CAFC Affirms, No Double Drawback Problem on Wine

Back in 2020, we covered National Association of Manufacturers v. Department of Treasury in which the Court of International Trade invalidated a CBP regulatory amendment that prohibited drawback of certain excise taxes based on the export of domestically-produced wine that was exempt from the export tax. The Federal Circuit has now affirmed that decision, along much the same lines of reasoning as applied by the CIT, so go read that post for more details.

In brief, Customs and Border Protection (but apparently not Congress) perceived there to be a problem in the way drawback law has been applied to wines with respect to excise taxes. Prior to CBP amending the regulations, drawback could be claimed for the recovery of excise taxes paid on imported wine where the corresponding exported wine was a domestic product that was exempt from the excise tax. The exemption might apply because the wine was exported from a bonded warehouse without being offered for sale in the U.S. The apparent concern is that domestic manufacturers who do not also import wine, are subject to the excise tax for production and sale in the U.S. and cannot offset it by claiming drawback on imports that were subject to the tax. 

CBP branded the allowed substitution drawback based on excise tax exempt wine "double drawback." In the regulatory amendments, CBP tried to eliminate this practice by broadening the definition of drawback to include the remission of the excise tax (i.e., the avoidance of collection). Once avoidance becomes drawback and because drawback can only be claimed once, the "problem" goes away.

Except that the Court of Appeals disagreed. 

First, the Court rejected the idea that a remission is the same as drawback. The relevant statutes, which were not amended, appear to authorize this very practice. The tariff law, 19 USC 1313(d), allows for drawback of excise taxes on imported wine. Moreover, the tax law, 26 USC  5362(c), allows for the withdrawal of wine for export from a bonded warehouse without the payment of excise taxes. Together, this seems to indicate that Congress understands and approves of this process. The United States argued that its expanded definition of drawback was proper under the law because § 5362 creates the same benefit as a refund of the tax by exempting the wine from excise tax to begin with. According to the Court, this makes no sense because, one cannot "drawback" a tax that was never paid.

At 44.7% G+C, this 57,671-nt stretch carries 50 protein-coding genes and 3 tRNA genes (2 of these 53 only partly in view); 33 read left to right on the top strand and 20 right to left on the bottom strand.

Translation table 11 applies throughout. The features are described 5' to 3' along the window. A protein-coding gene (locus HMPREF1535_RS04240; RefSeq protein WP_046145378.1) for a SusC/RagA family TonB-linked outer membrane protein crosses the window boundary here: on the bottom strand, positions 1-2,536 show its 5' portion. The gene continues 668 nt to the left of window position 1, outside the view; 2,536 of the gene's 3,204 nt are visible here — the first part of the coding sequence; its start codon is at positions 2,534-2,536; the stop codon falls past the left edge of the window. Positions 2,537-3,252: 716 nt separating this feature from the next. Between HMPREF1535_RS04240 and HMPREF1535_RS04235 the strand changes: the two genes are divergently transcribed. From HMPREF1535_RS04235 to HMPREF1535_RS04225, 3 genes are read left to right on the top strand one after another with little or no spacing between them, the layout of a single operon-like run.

The Government proffered other arguments trying to parse the statute to support its broader definition of "drawback." The Court of Appeals would have none of it. According to the Court, the amendments conflict with the statute. For example, the amendment makes a hash of the statutory method for calculating the amount of the drawback. That method states that the drawback will be 99% of the lesser of the duties, taxes, and fees paid on the imported goods or on the exported goods had they been imported. Under the CBP approach, that will always be zero because the exemption for wine exported from a bonded warehouse results in a zero tax. 

This all seems to be the worst sort of lawyerly semantics. There is no double drawback here. There is exactly one drawback covering the taxes actually paid on imported wine. The perceived problem is not that twice the amount paid in is refunded. On the contrary, no more than 99% of what was paid in can be the subject of drawback. 

Nevertheless, allowing tax-exempt wine to serve as the basis for a substitution drawback claim does disadvantage companies that do not have tax-exempt wine on which to claim drawback. If that is a bug in the system, it can be corrected by Congress. On the other hand, it may be a feature. Drawback law is intended to encourage exports. Domestic wine producers can use bonded warehouses to avoid excise taxes for exports. Maybe that is exactly what Congress wants and why it has not addressed this.


Also, worst title ever, but I am too tired to be any more creative.


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